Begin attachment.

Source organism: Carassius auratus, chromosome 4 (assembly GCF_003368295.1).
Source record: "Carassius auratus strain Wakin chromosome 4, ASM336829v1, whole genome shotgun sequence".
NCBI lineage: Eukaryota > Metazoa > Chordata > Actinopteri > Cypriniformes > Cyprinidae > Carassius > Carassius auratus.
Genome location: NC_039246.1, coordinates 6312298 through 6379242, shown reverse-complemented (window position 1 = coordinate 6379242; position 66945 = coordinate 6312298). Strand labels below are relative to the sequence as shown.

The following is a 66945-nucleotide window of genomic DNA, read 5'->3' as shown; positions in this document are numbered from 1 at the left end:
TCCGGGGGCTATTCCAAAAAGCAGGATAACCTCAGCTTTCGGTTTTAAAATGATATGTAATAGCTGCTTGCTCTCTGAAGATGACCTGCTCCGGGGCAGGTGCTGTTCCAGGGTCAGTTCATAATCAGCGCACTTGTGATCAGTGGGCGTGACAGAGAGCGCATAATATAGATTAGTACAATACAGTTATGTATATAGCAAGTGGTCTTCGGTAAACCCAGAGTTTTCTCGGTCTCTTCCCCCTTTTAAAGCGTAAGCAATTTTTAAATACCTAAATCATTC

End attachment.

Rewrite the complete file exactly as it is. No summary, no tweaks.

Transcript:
Source organism: Carassius auratus, chromosome 4 (assembly GCF_003368295.1).
Source record: "Carassius auratus strain Wakin chromosome 4, ASM336829v1, whole genome shotgun sequence".
NCBI lineage: Eukaryota > Metazoa > Chordata > Actinopteri > Cypriniformes > Cyprinidae > Carassius > Carassius auratus.
Genome location: NC_039246.1, coordinates 6312298 through 6379242, shown reverse-complemented (window position 1 = coordinate 6379242; position 66945 = coordinate 6312298). Strand labels below are relative to the sequence as shown.

The following is a 66945-nucleotide window of genomic DNA, read 5'->3' as shown; positions in this document are numbered from 1 at the left end:
TCCGGGGGCTATTCCAAAAAGCAGGATAACCTCAGCTTTCGGTTTTAAAATGATATGTAATAGCTGCTTGCTCTCTGAAGATGACCTGCTCCGGGGCAGGTGCTGTTCCAGGGTCAGTTCATAATCAGCGCACTTGTGATCAGTGGGCGTGACAGAGAGCGCATAATATAGATTAGTACAATACAGTTATGTATATAGCAAGTGGTCTTCGGTAAACCCAGAGTTTTCTCGGTCTCTTCCCCCTTTTAAAGCGTAAGCAATTTTTAAATACCTAAATCATTC